By Alie McDougall
Every day across the nation, high school students like myself wake up at the crack of dawn, then rush off to class where we find ourselves for the next 7 hours. Analyzing the texts of Shakespeare and Orwell, calculating complex equations, and reading off passages in a foreign language make up a mere fraction of the activities we do for the 9 months of classes we take each year. Yet, for many of us, there is one essential lesson that we have yet to receive from the current education system – climate & environmental education.
“According to the National Academy, only 15% of elementary school teachers teach about climate change in school. Students grow up unaware of the importance of sustainable living and the science behind/repercussions of their choices. Once elementary schoolers develop unsustainable habits, it becomes very difficult to break and relearn them when they grow older. That’s why we need to make systemic change and foster green mindsets from a young age.” – Surbhi, an Executive Director of the Tomorrow Project
The Tomorrow Project was built around a shared vision to instill sustainable habits in the next generation – the leaders of tomorrow – through unique classroom experiences rarely offered in traditional curricula. These experiences aim to teach young students the effects of climate change and utilize interactive workshops and peer-to-peer interaction to provide these students with the tools to combat such looming effects.
It all began in 2019 when the four founding members attended a highschool seminar about citizenship and social action. After identifying the climate crisis as a shared passion and topic of interest, the four worked nonstop for months to see their vision come to life. Turning Seattle’s popular Whole Foods Market into their designated office space, they pieced together what would soon become the Tomorrow Project.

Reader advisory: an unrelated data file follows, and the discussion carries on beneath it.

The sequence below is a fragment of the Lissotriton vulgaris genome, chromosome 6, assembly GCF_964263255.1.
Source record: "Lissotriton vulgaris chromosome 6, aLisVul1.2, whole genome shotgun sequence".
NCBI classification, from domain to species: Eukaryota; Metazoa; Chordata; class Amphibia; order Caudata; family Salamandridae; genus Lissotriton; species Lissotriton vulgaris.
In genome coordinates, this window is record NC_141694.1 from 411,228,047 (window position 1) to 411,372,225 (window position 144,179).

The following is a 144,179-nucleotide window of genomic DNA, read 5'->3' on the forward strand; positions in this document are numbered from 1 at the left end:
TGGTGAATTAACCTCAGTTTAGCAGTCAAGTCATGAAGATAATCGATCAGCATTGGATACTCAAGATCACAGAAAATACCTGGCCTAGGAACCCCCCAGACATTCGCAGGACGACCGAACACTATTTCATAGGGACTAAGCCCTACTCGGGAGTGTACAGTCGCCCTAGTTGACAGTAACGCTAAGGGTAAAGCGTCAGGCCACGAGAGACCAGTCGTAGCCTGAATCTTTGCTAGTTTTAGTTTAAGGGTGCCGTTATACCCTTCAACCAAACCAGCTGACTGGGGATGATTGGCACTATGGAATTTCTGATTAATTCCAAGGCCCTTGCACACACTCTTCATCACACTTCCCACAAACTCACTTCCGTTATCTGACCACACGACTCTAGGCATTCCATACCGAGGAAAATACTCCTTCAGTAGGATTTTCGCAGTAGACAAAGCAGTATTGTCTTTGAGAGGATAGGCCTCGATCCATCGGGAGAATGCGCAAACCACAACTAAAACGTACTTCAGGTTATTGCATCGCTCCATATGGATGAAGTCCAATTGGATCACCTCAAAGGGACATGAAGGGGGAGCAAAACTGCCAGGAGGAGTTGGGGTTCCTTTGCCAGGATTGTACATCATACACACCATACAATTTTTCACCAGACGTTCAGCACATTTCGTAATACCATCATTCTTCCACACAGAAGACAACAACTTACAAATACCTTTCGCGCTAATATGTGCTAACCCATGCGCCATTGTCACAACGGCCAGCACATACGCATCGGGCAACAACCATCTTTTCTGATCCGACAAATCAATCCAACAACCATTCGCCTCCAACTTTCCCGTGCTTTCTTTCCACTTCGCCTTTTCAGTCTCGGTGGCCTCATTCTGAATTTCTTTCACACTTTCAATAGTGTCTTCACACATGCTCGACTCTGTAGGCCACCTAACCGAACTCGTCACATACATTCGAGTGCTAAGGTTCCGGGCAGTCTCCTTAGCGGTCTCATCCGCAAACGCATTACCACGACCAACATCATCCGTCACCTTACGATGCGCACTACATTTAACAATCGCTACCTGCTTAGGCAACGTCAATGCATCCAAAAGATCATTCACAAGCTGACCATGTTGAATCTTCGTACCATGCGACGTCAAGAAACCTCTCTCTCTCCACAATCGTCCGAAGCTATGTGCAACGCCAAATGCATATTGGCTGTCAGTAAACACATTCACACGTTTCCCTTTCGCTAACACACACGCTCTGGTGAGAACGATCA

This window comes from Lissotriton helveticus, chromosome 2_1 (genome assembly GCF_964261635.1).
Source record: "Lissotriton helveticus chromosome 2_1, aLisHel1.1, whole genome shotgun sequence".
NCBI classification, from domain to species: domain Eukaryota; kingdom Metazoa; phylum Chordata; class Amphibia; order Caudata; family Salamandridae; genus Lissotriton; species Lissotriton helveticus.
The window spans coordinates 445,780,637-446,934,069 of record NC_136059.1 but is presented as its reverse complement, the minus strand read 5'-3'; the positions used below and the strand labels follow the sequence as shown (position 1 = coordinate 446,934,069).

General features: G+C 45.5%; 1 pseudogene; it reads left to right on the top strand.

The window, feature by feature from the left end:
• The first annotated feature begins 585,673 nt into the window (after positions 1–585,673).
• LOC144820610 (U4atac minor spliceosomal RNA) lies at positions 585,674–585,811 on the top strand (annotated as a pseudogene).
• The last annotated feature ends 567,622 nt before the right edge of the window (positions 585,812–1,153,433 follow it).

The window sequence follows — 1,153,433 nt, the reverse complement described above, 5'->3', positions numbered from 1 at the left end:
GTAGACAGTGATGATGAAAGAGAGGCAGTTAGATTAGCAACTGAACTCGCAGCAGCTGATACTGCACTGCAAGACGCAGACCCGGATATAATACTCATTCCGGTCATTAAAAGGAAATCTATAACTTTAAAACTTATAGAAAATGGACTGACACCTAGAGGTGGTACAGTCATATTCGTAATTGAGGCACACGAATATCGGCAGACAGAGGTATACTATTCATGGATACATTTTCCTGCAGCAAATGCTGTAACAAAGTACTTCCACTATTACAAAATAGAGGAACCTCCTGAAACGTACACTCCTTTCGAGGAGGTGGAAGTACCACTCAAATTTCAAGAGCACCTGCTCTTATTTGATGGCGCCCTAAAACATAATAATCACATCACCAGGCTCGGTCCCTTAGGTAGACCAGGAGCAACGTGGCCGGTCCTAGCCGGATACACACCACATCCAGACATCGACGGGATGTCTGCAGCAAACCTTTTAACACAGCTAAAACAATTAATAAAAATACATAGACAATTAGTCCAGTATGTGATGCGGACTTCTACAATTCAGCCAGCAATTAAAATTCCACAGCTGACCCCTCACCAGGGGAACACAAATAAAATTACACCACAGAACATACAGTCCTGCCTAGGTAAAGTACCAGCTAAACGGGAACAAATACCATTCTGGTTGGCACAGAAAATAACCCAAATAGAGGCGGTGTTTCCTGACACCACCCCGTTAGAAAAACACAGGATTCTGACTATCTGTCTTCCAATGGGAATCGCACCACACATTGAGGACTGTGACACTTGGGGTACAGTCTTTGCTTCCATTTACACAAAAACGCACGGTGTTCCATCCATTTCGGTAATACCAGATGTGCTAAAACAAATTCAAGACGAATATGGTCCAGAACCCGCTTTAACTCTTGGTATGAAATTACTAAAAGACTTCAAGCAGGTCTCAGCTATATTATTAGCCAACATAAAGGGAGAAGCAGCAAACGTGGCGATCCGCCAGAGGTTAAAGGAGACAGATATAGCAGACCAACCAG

As of May 2020, the organization has successfully launched on a national level and is now comprised of more than 75+ highschool volunteers and 7 new chapters spanning from coast-to-coast. Despite having to postpone all in-person workshops due to Covid-19, these volunteers remain hard at work, designing new online curricula, launching marketing campaigns, and holding virtual conferences with influential leaders from various educational and environmental groups.
“Climate Change is an issue that impacts everyone, and if we do not collectively take action now, the devastation will be irreversible. However, the problem often feels unapproachable because of its scale, and in turn, passionate people opt instead to do little to nothing. Our project emphasizes small, simple actions that are easy to implement in people’s everyday lives – which can be extremely powerful when done collectively.” – Max Feldman, Executive Director of the Tomorrow Project